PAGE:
Jordan Babineaux: “Know your bank balance”

Know your bank balance. Financial literacy is a skill not taught in formal education. It will require an intention to build the necessary understanding needed to create wealth and use the money to create more value. I share this story because John empowered me to think big, tackle a tough challenge, provoke learning, and do […]

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Know your bank balance. Financial literacy is a skill not taught in formal education. It will require an intention to build the necessary understanding needed to create wealth and use the money to create more value.

I share this story because John empowered me to think big, tackle a tough challenge, provoke learning, and do my part to make positive change.

As a part of our series about sports stars who are making a social impact, I had the pleasure of interviewing Jordan Babineaux.

Jordan Babineaux transitioned from nearly a decade of playing in the NFL to becoming a sports broadcaster, entrepreneur, business leader, and author of Pivot to Win: Make the Big Plays in Life, Sports & Business.

Jordan holds a bachelor’s degree in Mass Communication from Southern Arkansas University and is a 2021 Leadership Executive MBA graduate from Seattle University.

Today, Jordan provides commentary and analysis for the Seahawks gameday radio and TV broadcasts, and also offers keynotes, leadership training, and mindset coaching at Pivot to Win Inc.

Thank you so much for joining us in this interview series! Can you share with us the “backstory” that led you to your career path in professional sports?

I grew up in Port Arthur, Texas surrounded by drug abuse and poverty — where the streets seemed like a faster way to make money. When my father passed away, I was eight years old. My brother, Jonathan (known as “Monsta”), and I are closest in age. Hearing and seeing mama’s struggles, he and I looked at one another and made a pact. I said to him: “When we grow up, we’re going to play in the NFL and make a lot of money, so mama never has to worry again.”

Now, statistically, we had a better chance of winning the lottery. But suddenly, the loss of my father left my mother to raise five kids on her own — each to graduate high school and college. My brother and I played more than 20 years in the NFL combined.

The biggest success factor for me is the ability to visualize. I had a big imagination at every level in my life to believe something greater was in store. Whether it was growing up in economic ruins and believing that one day I would travel the world, or being a Division II athlete and leaving to train with my brother and other Division I athletes for a chance to make it to the NFL. I genuinely believe that despite any of our circumstances, the power to engrain in our subconscious mind of something greater, our minds will attract all the things that can transcend our greatest dreams.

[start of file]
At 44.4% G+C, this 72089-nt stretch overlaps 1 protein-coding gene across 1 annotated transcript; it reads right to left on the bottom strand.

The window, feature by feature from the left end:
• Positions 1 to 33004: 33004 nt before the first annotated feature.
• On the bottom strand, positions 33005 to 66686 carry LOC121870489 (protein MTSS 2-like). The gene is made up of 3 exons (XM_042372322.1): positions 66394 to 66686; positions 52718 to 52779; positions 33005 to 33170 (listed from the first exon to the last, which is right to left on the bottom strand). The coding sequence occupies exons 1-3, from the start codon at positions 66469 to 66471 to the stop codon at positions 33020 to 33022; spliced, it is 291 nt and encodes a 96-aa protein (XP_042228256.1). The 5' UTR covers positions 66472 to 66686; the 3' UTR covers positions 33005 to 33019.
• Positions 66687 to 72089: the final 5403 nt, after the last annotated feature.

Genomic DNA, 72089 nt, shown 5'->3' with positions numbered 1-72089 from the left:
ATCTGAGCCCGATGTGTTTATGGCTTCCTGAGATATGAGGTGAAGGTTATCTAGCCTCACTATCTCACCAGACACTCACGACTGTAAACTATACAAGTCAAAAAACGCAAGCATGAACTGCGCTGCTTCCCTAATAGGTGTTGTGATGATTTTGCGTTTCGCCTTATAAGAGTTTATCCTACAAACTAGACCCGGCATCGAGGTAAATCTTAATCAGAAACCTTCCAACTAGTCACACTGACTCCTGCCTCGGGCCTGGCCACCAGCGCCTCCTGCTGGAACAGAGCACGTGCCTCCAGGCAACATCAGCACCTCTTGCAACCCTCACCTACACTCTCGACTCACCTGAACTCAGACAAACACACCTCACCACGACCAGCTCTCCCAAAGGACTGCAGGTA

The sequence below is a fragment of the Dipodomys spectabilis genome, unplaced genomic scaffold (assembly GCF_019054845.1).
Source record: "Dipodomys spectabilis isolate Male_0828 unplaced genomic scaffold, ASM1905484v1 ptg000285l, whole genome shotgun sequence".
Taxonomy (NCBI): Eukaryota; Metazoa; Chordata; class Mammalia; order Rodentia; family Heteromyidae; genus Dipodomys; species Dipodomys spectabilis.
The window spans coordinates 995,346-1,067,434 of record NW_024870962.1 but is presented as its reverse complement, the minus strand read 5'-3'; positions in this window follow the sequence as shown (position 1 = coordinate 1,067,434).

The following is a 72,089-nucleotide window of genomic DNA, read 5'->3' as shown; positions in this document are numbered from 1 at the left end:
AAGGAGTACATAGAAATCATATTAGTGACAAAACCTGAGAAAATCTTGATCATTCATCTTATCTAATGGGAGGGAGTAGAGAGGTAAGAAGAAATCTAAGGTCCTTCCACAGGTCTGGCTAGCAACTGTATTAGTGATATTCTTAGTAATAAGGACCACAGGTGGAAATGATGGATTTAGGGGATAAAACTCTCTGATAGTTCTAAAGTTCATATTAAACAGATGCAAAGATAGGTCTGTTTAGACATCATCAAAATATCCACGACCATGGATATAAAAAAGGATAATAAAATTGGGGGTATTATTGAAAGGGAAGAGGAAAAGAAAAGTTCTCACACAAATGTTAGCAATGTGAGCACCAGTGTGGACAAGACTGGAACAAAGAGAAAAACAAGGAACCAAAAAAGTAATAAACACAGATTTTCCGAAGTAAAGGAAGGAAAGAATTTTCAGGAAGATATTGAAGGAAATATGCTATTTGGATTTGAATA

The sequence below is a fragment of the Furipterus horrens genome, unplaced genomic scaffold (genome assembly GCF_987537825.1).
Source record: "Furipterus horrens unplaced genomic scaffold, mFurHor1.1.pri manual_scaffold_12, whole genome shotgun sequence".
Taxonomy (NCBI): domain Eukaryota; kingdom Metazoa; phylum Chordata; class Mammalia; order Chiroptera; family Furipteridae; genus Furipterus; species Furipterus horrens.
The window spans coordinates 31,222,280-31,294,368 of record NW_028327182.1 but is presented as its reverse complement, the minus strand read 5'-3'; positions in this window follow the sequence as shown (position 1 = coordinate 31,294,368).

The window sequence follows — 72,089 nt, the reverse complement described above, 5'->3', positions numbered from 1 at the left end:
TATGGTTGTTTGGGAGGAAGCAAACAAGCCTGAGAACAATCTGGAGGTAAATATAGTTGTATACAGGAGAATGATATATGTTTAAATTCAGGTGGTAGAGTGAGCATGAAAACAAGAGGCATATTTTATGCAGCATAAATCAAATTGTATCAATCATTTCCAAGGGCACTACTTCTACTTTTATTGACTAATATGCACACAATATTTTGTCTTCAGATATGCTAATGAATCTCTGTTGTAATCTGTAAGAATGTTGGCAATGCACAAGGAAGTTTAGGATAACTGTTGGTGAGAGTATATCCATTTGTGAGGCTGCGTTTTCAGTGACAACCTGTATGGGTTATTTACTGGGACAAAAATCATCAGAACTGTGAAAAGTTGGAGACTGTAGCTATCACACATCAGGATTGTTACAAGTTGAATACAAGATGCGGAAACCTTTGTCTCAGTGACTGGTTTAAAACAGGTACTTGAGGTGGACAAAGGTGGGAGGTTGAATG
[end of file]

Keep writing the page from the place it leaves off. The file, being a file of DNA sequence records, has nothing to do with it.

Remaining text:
Can you share the funniest or most interesting story that occurred to you in the course of your career? What were the lessons or takeaways that you took out of that story?

Learning to pivot after leaving the NFL was a series of experiences that impacted my life tremendously. I had to redefine success. It was no longer putting on a jersey, making big plays, or tackling Tony Romo before running into the endzone. I wanted to grow my platform into something bigger. This is a critical and ongoing theme that I discuss in my book PIVOT TO WIN.

What would you advise a young person who wants to emulate your success?

Never aspire to be like someone else, but rather learn from others and become the best version of yourself. I believe God put us each here to achieve great things. It’s up to you whether you think that for yourself too.

Is there a person that made a profound impact on your life? Can you share a story?

As the youngest, I watched my older siblings set the standard for me to follow — education, sports, and achievement. It was my brother Monsta who pushed me to become my best self. In my senior year in college, I knew I needed to find an edge to make it to the NFL. I phoned my brother to ask for a chance to train with his college team. Not long after, I was on the road to Iowa to train with some of the best Division I athletes in the country at a top-notch football program. That entire summer, I worked just as hard as everyone else, sometimes harder, while trying to stay out of the way. I trained rigorously every day and slept on Monsta’s couch. Then I woke up and did it all over again. By the end of the summer, I left Iowa City exuberant and confident, believing I could play on Sundays without a doubt. I increased my weight and speed and returned to Southern Arkansas, demanding a cornerback position and a special team’s assignment. In 2003, my senior year, I earned D2 NCAA All-America First-Team honors as a cornerback and kick returner. I worked out in front of half of the 32 NFL teams and cast my ballot for a chance to make it to the league.